If there's anything you need to know about a city, it's where to find some of the best of one of America's favorite meals: sushi.
Boston has got its collection of raw fish servers packed to the brim. On every major and even not-so-major subway stop, you're sure to find a place selling our classic favorite. But don't just settle for any server on the streets. Here are three sushi eateries you should be sure to check out.
Avana Sushi, Chinatown
Don't let looks fool you. In the case of Avana Sushi, the old saying that you should never judge a book by its cover rings true.
Walking in, you wouldn't realize that you're headed for a sushi restaurant. You pass through a convenience store and a cell phone product sales counter before reaching the somewhat cramped seating area. After two or three visits, it's become evident that the place is popular — there are always plenty of people around but the servers manage to find you a place to sit, guaranteed.
The set-up is simple, but welcoming — checkered table cloths line the tiny tables and the walls are covered with Styrofoam plates decorated by happy customers praising the restaurant. The servers immediately come to take your order, and are always cheerful and pleasant. For the quality of the food, the sushi is amazingly cheap.
One of their best rolls is perhaps the Volcano Roll, which is served with a warm topping of cheese and sauce on a well-arranged platter. The restaurant also offers a small variety of bubble tea and milk-based beverages.
What is most striking about Avana Sushi is their dedication to customer service. During one visit, the restaurant actually remained open an hour past closing to make sure every customer was happily fed — even those coming in after the closing time. Frequently, the cooks add several rolls of sushi to your order for no charge at all. And, no matter what, the servers are friendly and accommodating.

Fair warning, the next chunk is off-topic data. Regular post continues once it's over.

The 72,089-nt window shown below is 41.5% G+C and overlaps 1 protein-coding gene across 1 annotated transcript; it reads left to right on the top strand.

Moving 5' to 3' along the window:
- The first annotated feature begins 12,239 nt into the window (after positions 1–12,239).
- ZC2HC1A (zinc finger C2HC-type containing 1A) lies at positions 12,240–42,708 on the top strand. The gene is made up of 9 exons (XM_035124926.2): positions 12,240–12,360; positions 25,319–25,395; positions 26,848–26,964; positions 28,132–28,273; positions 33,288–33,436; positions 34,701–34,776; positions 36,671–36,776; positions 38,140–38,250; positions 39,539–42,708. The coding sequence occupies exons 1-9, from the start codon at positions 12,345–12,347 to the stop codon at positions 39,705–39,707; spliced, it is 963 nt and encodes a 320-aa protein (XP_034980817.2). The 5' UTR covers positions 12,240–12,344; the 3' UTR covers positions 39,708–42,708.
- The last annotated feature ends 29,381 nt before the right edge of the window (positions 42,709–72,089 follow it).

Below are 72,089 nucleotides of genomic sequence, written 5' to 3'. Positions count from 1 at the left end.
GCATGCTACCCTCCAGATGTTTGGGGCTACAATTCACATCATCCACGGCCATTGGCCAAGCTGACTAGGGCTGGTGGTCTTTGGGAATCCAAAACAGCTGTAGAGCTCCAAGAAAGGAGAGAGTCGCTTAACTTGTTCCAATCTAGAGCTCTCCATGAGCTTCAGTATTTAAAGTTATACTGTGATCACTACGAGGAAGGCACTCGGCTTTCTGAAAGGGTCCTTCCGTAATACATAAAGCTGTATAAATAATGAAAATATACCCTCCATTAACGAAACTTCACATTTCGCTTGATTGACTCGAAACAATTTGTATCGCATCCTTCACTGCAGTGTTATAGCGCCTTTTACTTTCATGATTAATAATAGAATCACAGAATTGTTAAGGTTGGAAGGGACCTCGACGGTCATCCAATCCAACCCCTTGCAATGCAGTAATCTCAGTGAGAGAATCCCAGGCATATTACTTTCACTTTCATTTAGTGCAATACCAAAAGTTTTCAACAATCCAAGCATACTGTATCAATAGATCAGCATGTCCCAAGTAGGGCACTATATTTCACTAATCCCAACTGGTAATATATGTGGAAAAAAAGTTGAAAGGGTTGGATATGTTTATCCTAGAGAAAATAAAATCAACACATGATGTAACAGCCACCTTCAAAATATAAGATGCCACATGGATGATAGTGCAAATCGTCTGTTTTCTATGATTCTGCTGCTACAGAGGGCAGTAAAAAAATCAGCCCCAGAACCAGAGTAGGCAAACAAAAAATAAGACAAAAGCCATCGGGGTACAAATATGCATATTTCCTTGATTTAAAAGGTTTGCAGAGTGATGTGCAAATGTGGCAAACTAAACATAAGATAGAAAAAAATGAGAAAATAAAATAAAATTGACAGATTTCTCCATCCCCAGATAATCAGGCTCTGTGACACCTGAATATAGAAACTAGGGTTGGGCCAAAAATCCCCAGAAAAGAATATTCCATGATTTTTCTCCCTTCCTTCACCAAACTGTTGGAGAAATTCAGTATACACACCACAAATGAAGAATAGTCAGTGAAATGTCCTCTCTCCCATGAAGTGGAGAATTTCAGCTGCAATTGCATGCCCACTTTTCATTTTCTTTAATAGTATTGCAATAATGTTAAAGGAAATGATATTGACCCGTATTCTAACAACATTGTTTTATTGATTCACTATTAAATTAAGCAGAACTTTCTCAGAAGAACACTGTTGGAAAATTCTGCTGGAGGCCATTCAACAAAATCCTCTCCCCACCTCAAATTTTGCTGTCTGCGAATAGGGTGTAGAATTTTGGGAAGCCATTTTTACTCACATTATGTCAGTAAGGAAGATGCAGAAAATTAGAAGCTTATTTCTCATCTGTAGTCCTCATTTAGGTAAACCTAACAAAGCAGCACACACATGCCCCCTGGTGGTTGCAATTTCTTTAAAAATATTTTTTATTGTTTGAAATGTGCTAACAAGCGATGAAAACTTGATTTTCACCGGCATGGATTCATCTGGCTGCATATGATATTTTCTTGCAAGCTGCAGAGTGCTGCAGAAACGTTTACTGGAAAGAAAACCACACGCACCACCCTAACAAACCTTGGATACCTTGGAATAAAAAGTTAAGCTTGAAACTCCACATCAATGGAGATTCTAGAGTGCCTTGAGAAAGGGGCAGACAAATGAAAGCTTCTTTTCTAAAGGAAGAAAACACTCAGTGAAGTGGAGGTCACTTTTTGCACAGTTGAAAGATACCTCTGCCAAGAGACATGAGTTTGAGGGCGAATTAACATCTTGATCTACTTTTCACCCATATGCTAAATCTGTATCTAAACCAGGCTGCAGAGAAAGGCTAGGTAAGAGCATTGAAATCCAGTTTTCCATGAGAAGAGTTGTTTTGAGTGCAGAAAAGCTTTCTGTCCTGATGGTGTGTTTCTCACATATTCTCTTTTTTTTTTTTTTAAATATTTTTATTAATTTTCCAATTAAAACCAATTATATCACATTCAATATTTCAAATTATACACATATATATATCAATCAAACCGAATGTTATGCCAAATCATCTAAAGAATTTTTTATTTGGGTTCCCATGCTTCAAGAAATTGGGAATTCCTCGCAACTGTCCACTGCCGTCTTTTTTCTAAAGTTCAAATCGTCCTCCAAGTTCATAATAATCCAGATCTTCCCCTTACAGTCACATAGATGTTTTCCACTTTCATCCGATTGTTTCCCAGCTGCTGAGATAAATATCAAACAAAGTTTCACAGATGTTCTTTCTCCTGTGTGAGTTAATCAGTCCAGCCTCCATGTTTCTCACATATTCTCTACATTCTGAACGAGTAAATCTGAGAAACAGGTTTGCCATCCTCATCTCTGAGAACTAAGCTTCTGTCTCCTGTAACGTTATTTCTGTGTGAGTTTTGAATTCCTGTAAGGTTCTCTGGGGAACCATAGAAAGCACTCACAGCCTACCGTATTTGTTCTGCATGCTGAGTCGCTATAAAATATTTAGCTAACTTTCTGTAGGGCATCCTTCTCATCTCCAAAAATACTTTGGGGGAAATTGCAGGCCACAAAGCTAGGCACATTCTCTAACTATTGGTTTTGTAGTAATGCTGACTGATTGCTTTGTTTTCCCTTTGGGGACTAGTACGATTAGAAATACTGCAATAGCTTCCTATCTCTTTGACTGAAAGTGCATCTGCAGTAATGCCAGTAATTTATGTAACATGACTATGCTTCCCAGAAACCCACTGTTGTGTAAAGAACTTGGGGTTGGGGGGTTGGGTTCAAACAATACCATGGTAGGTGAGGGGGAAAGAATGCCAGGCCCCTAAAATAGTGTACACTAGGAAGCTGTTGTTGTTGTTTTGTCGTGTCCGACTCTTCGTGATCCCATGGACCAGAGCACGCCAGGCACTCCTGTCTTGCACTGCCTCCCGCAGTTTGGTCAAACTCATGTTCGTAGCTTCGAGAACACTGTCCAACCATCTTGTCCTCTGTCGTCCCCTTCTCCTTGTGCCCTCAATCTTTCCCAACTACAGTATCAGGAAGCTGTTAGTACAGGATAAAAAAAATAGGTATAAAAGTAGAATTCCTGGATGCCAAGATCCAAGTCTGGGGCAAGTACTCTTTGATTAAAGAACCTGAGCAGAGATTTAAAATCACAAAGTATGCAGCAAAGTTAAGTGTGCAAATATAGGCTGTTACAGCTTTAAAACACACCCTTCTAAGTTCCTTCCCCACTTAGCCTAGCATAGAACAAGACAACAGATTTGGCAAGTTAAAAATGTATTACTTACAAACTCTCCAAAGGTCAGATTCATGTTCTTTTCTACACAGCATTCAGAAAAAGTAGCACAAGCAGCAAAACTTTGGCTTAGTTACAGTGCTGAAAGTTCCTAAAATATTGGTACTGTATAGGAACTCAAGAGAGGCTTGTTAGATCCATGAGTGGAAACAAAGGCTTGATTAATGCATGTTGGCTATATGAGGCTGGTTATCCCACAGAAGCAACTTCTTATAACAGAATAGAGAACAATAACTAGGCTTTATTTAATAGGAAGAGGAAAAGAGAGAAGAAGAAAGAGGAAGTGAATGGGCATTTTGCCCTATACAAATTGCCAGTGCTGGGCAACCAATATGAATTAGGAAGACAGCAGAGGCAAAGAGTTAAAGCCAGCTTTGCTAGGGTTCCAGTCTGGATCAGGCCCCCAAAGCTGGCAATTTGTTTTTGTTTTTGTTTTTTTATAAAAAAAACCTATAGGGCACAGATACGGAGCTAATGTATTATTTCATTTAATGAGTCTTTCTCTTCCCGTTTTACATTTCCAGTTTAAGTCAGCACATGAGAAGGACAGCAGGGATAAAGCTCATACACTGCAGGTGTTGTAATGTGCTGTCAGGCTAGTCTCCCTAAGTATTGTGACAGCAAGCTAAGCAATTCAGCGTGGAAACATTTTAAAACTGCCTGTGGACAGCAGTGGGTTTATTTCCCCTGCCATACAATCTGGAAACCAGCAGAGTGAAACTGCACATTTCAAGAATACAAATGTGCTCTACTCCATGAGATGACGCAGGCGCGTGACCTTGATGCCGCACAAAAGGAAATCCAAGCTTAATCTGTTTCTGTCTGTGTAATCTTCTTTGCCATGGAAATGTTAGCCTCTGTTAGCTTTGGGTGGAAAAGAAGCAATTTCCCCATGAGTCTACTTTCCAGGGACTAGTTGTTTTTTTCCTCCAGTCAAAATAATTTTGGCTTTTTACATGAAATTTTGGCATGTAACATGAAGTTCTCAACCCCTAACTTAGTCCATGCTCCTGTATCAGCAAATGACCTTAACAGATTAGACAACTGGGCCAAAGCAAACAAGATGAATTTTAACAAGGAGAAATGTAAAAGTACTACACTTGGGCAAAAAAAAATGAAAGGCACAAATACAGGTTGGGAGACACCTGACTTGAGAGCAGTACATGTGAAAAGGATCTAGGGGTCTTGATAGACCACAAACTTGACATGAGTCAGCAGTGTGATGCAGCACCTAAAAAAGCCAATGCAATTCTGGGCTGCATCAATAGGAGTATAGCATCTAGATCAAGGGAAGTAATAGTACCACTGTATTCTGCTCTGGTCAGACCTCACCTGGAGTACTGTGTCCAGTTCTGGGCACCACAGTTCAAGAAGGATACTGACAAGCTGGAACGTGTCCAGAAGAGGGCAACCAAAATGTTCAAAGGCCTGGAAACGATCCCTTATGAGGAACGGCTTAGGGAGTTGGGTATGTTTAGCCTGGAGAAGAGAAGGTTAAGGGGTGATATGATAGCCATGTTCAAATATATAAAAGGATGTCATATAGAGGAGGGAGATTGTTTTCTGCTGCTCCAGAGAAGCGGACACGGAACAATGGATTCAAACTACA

Ikura, Newbury Street
If you're looking for more quality service that could match Avana Sushi, Ikura on Newbury Street is another top notch option.
The restaurant is quite small, but well laid out in a way that is pleasing to the eye. For the basics, Ikura is relatively cheap, but some special rolls can cost up to $15. It has a wide variety of options, including a delicious lobster roll.
Best of all, each table has a large red button to press to call a waiter. You can use the button when you are ready to order, want the check, or require any other accommodations. The waiters come quickly and make things run as smoothly as possible in order to provide great customer service.
Haru, Shops at Prudential Center
Haru's initial appeal lies in its simple but classy design and decor. Walking by at night, the place looks sleek and modern. Inside, you are greeted by an employee and seated as quickly as possible. Be careful about eating at Haru during typical dinner hours if you're not a fan of sitting at the bar — the restaurant is justifiably packed.
The servers are quick and attentive, and present your order with an artistic touch. The price range is probably average to high, depending on the type of roll. None of the special rolls fall below $12, while the regular rolls range anywhere from $3.50 to $10.75.
It is undoubtedly classy, first-date material. If you're willing to spend a little, definitely head to Haru.